6. The Apartment (1960) – Billy Wilder
Billy Wilder often stated that when he was sad, he’d make a comedy, and when he was happy, he’d make a drama. Well, when it comes to this Jack Lemmon and Shirley MacLaine film, there seems to be a parting in the middle.
At first viewing, you do what Wilder expects – you laugh, cry, and feel for the characters. However, with each passing viewing, we see that the story from the beginning is a little sadder that it plays out. A man stuck in a meaningless job who allows his bosses, whom he doesn’t like, to use his apartment to cheat on their wives. Or how a fragile girl can’t live the life she wants, so she has an affair with a man who doesn’t care for her. This is what makes Wilder’s film so tender and affectionate at the closing of the film.
Though disguised as a drama, you can’t ignore the ridiculousness of the setup and the charm between its leads. It might be the perfect combo of a comedy and a drama, but take the office party and simply marvel at the timing, movement, and verbosity between Lemmon and MacLaine; it may be more of a comedy despite it growing with age.
7. Birdman: Or the Unexpected Virtue of Ignorance (2014) – Alejandro G. Inarritu
A film that is nuts as its title. Taking place as if in one long take, we follow Michael Keaton’s Riggan Thomson literally stage a comeback while dealing with his ex-junkie daughter, tortured mistresses, and a hubris-filled actor, just to name a few, while being plagued by the comic book character that launched him to fame decades ago.
The film is pretty on point, but take the situations you have here: Thomson storming around Times Square in his underwear; Zach Galifinakis stressing over ticket sales; Edward Norton’s method acting leading to an erection on stage; and many more. This is a screwball comedy trending along the side of cathartic drama or Greek tragedy. It’s Alejandro Iñarritu’s layering of multiple elements and themes in the narrative that each add fuel to the comedic elements.
Take the dialogue and especially the delivery of the dialogue of Raymond Carver’s play adaptation; it bleeds from what is really happening, which makes it more effective. The outlandish situations in real life now have to be dramatic for the play, causing a whirlwind of results and disasters, proving this film is a flat-out comedy with tender moments of cathartic drama, much like Thomson himself.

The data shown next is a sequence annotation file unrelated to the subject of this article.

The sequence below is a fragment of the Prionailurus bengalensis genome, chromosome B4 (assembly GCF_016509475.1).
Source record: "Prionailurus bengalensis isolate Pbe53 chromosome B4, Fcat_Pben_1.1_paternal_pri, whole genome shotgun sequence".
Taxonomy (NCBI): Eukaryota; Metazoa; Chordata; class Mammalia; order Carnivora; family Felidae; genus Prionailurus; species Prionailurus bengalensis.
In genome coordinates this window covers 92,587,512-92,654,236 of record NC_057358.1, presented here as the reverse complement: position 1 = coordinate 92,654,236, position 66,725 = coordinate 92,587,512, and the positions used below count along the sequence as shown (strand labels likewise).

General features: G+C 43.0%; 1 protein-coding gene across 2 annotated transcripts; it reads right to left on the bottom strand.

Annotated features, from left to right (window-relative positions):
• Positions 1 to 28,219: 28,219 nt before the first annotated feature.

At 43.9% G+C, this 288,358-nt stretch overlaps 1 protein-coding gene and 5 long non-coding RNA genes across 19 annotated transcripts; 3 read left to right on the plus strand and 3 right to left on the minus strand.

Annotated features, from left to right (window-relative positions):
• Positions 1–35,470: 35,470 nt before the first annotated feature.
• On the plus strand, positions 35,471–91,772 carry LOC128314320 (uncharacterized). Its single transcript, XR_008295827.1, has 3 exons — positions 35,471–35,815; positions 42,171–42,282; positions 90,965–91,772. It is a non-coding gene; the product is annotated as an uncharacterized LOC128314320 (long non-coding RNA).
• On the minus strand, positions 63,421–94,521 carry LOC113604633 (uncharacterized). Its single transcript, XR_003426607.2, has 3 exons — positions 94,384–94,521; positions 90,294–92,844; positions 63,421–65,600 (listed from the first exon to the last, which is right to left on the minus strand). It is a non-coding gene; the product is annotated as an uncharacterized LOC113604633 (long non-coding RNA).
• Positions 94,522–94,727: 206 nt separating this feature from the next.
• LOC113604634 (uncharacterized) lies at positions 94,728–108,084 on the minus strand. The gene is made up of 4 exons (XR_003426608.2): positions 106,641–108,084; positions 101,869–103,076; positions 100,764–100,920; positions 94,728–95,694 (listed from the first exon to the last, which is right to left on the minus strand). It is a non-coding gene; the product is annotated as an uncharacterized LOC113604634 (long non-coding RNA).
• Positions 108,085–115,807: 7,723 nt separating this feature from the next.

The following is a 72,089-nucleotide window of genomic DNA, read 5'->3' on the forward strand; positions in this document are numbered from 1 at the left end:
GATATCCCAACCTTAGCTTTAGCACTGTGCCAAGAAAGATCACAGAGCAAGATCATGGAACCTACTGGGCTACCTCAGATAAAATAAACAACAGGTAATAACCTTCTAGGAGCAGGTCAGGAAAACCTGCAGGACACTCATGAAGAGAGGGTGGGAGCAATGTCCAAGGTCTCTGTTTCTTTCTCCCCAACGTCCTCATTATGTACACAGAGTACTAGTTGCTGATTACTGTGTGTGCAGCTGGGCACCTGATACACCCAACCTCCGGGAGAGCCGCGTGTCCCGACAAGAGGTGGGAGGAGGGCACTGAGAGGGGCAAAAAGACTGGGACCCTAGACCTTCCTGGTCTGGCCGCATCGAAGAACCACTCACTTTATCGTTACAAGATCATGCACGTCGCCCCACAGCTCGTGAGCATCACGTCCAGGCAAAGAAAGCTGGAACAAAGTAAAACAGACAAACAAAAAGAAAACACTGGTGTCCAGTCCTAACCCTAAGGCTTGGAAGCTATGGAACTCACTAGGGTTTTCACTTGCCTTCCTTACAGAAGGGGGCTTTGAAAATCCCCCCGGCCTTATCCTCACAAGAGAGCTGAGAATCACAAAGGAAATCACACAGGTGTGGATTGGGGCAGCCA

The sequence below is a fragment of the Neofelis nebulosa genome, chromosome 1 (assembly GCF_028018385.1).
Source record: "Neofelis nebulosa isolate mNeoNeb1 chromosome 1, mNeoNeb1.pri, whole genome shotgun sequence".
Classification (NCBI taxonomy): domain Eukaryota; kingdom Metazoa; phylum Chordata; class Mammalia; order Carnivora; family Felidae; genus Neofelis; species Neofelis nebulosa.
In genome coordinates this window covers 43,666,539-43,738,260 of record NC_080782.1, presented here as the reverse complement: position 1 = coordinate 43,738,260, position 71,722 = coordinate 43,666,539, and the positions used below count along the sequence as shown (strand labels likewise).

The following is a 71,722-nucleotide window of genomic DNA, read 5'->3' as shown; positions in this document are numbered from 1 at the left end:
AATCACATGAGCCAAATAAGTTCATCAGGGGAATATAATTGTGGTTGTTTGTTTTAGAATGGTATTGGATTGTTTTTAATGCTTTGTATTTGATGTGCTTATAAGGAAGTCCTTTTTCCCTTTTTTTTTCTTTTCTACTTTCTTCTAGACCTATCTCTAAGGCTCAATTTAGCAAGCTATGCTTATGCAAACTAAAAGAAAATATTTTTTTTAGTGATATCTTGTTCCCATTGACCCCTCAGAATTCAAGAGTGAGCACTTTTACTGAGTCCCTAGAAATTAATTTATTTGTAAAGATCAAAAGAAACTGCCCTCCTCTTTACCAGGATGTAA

8. In Bruges (2008) – Martin McDonagh
It may take an Irish playwright to create an extremely existential thriller of two hit men hiding out in a small medieval town in Belgium. From the start of the film, the dialogue is never light; talking about killing the wrong people like a little boy, messing up the life of a hit men, or killing your partner in the process, not to mention racism, sexism, and morality. But Martin McDonagh’s film never loses an itch on comedic deliveries and situations.
Led by Colin Farrell and Brendan Gleeson, the rift and chemistry between them never fails to entertain and give us a laugh. Whether it’s verbal comedy through McDonagh’s dialogue, facial expressions, or body language in pure visual comedy, we are always laughing, even at the dark situations.
As the film continues and touches on grim subject matters, and places the two leads in the height of a dark comedy of a potential murder-suicide, McDonagh takes his work in a different direction that the plot suggests. Maybe a film like this should only be left to a Irish writer with wit, humor, and prose.
9. Goodfellas (1990) – Martin Scorsese
Martin Scorsese stated that he wanted to show the life of wise guys in the film instead of making just another gangster picture. Therefore, don’t gangsters, like many other people, just want to have fun? Well, yeah, and that’s what you get during the decades-spanning film that goes by in an instant.
Whether it’s Joe Pesci’s “I’m funny how?” or ravingly shooting mad into the air, Ray Liotta’s later paranoia and frantic need to hold everything together, or Robert De Niro smacking people around if they mess up his hands – it’s all funny to them and obviously to us. The film never lets up with its hit-after-hit soundtrack and fluid camera movement to make us feel like we’re part of that life.
Take some situations, for example: the scene where Pesci and Liotta are arguing outside a Hawaiian bar going aflame that they just set up, as they are unaware of this despite the fact they are waiting. They’re too busy arguing about women and money. It’s something out of a Tati film with pure visual comedy, and Scorsese and his actors pull it off.
All the way through to the end, we get many scenes that are funny and pure fun in the cinema; therefore, it’s hard not to argue this film is a comedy despite the violence, anger, and dues paid by the characters.
10. The Rules of the Game (1939) – Jean Renoir
Often considered one of the greatest films ever made and Jean Renoir’s pinnacle of visual storytelling, his once overlooked masterpiece is a pure comedy of manners in the French sense and in the best possible way.
Taking the mise-en-scene to a new level, Renoir was allowed more experimentation and screen time for his characters. And in this case, the satire stretched out all the comedic elements of zany rapid dialogue, running around a countryside mansion, and chase scenes.
Take the blocking and camera movement of the film; it allowed for the upper and lower classes to move, dance, and skip around each other, expressing true visual comedy in the most cinematic way. For example, in the bird hunting scene, you see all of the reactions of the hunters and gatherers; it’s impossible to take in each reaction, but on a second and third viewing, so many facial expressions are given, and we laugh at each one for different reasons. And this is just one scene.
Multiple actions taking place in one frame, which continually satirize the upper and lower classes, prove the extent of this comedy, and easily the pinnacle of the comedy of manners.